Of course, choosing to close down the entire road network of a country is not a decision to be taken lightly. The effect on the economy of even a minor early morning fender bender on Hospital Bend and the subsequent delays is often quoted as running into six figures. And that’s just one road, in one city, for just one hour.
Can you even begin to imagine the impact of shutting every road in the entire country down for five days?

According to this page, the network of roads in South Africa amounts to a staggering total of 755,000 kilometres. And Lewis wants all of that shut down for 5 days?

Does Mr Pugh perhaps have shares in the local traffic cone industry?

That’s not going to work.
Better then that we find an alternative, and of course, Lewis has that covered: let’s reopen Fishhoek beach.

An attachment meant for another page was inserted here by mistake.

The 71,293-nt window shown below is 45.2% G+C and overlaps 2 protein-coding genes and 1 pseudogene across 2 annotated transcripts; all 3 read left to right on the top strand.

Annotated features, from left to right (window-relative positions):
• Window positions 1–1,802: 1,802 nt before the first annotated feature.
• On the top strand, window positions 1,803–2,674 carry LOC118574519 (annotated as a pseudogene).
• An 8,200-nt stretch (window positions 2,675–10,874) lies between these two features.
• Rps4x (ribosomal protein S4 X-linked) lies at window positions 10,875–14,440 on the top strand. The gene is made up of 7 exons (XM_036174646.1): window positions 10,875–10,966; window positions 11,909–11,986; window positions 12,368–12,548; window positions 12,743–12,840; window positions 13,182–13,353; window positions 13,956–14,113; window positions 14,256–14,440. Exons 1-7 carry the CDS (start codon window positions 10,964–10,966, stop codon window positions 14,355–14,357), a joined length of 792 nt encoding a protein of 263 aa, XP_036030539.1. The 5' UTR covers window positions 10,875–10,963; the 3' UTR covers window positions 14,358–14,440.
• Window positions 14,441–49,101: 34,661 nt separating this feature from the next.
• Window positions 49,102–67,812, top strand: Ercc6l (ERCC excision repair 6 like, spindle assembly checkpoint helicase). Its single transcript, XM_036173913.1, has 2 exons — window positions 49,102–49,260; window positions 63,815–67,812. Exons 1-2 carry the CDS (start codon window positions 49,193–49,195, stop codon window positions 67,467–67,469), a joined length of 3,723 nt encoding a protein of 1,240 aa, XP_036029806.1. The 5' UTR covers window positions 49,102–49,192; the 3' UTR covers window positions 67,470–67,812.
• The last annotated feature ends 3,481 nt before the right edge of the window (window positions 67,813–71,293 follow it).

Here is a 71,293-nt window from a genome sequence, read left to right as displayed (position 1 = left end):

This is an undoubtedly brilliant plan, because not only is it easier to do than closing three-quarters of a million kilometres of roads, but it also uses fewer traffic cones and there’s obviously nothing that could assist Cape Town’s vital tourism industry more than the city being labelled as the Shark Attack Capital Of The World. People will flock from all over the planet to swim in our waters and enjoy traumatic amputations of their lower limbs or – if they choose to take the five star package – death, at the hands of the super-predators in our waters.
Those ridiculing the buffoonery of Michael Cohen will have to SIT DOWN, because purposefully wading out into shark-infested waters is the new black, according to Lewis.

Does Mr Pugh perhaps have shares in the local private medical industry?